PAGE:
To keep your tax bill as low as possible, making the most of the various deductions and credits that are applicable to you is a must. Of course, this means claiming for things such as mortgage interest  if you're a homeowner, child tax credit if you're a parent, medical expenses, and student loan interest deduction, and so on. 

This year, however, with more people working remotely, it's particularly important to be across the home office deduction rules, which may not be as favorable you'd think. And if you've spent big on personal protective equipment due to COVID, it's worth noting that face masks and hand sanitizer are tax deductible too. 

The filing process might be a little different

Another side effect of the coronavirus that has carried over from last year has been the challenge it has presented to the IRS in the processing of paper tax returns. As a result, taxpayers are once again being urged to file electronically to make the process both safer and speedier than sending your documents through the mail. 

It's also possible to make tax return amendments online now too, although only in relation to tax year 2019 and 2020 returns. 

6 things to consider one month ahead of the tax deadline

(Image credit: Shutterstock)

If you’re filing online for the first time, gather together all the information you would need if you were filing a paper return, then visit the IRS website for advice on how best to proceed. If your income was $72,000 or less last year, you should be eligible to use IRS Free File software. For those with more complex filing requirements, tax programs are there to help.  

Contact your tax preparer

If you usually have a tax preparer ready everything on your behalf, it might be worth checking on their availability now. As with last year, COVID-19 has thrown the normal working lives of most people out of shape, and tax professionals will be no different. There is also a chance they will have more customers demanding their services than usual, so make sure you schedule your slot early, ahead of the inevitable last minute rush.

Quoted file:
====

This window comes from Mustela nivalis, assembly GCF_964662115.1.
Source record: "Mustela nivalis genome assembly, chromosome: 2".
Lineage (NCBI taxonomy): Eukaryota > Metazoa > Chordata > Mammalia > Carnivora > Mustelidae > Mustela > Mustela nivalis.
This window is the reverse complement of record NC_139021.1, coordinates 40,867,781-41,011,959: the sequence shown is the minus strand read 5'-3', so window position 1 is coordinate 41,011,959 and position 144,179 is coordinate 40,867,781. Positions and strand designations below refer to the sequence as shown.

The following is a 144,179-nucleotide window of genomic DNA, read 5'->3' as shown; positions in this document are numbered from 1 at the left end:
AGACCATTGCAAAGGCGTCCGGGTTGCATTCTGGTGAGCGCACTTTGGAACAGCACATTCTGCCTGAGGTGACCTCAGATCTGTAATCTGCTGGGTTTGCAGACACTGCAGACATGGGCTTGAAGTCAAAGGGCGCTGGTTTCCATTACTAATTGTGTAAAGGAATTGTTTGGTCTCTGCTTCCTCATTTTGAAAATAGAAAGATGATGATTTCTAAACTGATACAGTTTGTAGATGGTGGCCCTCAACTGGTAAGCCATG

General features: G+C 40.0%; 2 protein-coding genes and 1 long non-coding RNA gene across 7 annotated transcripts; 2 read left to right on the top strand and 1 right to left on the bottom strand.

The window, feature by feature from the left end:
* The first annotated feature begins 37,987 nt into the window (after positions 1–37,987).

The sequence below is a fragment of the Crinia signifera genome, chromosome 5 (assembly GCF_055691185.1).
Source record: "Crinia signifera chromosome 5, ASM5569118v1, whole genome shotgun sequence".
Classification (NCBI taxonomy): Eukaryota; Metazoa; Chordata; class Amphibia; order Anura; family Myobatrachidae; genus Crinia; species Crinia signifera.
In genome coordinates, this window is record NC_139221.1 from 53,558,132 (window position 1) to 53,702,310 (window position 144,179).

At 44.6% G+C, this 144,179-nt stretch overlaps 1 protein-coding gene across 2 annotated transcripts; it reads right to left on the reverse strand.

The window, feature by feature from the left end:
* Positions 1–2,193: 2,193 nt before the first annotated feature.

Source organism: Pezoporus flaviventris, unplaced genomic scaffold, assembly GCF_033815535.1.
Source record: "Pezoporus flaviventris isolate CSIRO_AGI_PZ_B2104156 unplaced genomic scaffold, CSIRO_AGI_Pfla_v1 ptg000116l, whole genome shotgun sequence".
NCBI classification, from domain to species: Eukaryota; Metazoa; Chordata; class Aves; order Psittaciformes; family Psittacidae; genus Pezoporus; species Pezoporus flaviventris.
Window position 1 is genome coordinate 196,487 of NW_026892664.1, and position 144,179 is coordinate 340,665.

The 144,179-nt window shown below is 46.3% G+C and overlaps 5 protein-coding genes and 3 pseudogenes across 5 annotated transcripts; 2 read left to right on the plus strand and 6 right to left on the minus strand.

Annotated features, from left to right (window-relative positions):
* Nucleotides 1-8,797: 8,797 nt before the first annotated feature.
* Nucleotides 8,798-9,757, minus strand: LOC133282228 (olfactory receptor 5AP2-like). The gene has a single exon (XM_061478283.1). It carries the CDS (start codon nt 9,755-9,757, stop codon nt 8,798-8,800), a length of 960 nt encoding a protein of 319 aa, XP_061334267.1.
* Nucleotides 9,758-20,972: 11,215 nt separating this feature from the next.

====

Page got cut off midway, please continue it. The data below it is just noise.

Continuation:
Is May 17 still not long enough? 

If you fear the May 17 deadline still doesn’t give you enough time to file, it is possible to ask the IRS for an extension until October 15. You can request this extra time by filing Form 4868 through your tax preparer, tax software, or the Free File link on IRS.gov. 

Importantly, the form only allows an additional three months in which to file a federal tax return - you’ll still need to pay your taxes by May 17 in order to avoid possible penalties. For this reason, the extension form asks taxpayers to estimate their tax liability and pay this estimated amount. 

Tim is Finance Editor at Top Ten Reviews. With over 20 years’ experience in the financial services industry, Tim has spent most of his career working for a financial data firm, where he was Online Editor of the consumer-facing Moneyfacts site, and regularly penned articles for the financial advice publication Investment Life and Pensions Moneyfacts. As a result, he has an excellent knowledge of almost areas of personal finance and, in particular, the retirement, investment, protection, mortgage and savings sectors. A keen armchair follower of most sports, Tim regularly plays soccer, and also enjoys attending live music events, when not having to chase after his two children.